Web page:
pH-dependent structural modulation is conserved in the human small heat shock protein HSBP1
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The holdase activity and oligomeric propensity of human small heat shock proteins (sHSPs) are regulated by environmental factors. However, atomic-level details are lacking for the mechanisms by which stressors alter sHSP responses. We previously demonstrated that regulation of HSPB5 is mediated by a single conserved histidine over a physiologically relevant pH range of 6.5–7.5. Here, we demonstrate that HSPB1 responds to pH via a similar mechanism through pH-dependent structural changes that are induced via protonation of the structurally analogous histidine. Results presented here show that acquisition of a positive charge, either by protonation of His124 or its substitution by lysine, reduces the stability of the dimer interface of the α-crystallin domain, increases oligomeric size, and modestly increases chaperone activity. Our results suggest a conserved mechanism of pH-dependent structural regulation among the human sHSPs that possess the conserved histidine, although the functional consequences of the structural modulations vary for different sHSPs.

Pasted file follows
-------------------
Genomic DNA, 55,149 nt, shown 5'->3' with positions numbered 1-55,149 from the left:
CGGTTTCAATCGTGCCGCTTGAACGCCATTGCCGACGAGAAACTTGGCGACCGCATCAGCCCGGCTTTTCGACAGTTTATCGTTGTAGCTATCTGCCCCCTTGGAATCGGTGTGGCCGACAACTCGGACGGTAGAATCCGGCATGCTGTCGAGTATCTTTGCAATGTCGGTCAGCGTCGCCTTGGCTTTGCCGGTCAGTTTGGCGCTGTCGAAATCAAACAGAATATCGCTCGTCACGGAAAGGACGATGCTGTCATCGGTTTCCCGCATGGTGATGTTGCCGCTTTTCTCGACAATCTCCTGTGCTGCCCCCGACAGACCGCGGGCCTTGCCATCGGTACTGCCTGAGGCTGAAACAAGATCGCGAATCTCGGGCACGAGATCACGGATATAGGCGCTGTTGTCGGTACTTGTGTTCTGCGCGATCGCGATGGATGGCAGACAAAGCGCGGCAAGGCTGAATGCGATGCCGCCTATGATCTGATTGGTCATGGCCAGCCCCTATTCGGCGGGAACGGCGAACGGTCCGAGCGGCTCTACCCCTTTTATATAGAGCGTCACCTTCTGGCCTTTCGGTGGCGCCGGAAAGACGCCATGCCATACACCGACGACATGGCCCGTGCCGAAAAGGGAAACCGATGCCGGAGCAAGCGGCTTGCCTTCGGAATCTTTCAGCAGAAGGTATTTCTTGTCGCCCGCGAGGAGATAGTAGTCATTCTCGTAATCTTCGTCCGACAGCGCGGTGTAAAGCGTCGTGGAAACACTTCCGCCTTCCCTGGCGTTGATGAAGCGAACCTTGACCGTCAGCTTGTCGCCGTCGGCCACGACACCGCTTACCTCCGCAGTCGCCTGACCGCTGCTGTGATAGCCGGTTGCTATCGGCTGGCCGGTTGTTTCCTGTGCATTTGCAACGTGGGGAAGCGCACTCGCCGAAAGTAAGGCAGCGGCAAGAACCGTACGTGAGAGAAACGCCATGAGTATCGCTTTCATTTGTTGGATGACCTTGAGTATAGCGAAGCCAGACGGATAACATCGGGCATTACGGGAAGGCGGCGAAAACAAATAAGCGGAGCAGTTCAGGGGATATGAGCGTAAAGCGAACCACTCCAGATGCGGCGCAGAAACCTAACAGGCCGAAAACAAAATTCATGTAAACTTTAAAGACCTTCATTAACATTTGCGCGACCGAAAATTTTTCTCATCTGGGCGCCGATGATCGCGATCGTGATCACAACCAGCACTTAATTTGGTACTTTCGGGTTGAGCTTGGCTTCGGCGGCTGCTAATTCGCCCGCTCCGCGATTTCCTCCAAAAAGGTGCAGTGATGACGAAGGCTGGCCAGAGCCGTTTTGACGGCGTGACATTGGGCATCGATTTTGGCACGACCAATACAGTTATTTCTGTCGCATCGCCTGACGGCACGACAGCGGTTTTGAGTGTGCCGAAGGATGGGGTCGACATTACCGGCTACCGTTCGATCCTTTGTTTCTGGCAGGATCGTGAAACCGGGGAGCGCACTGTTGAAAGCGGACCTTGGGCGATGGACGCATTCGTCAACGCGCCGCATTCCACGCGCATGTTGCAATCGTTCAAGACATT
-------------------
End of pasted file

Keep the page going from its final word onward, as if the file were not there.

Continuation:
KeywordsHeat shock protein Acidosis Nuclear magnetic resonance (NMR) α-crystallin domain (ACD) Oligomeric structure Structural regulation HSPB1 Hsp27
This work was supported by NIH grant 1R01 EY017370 to REK. AFC is supported in part by NIH MBTG T32 GM008268 and the Hurd Fellowship in Biophysics from the UW School of Medicine.
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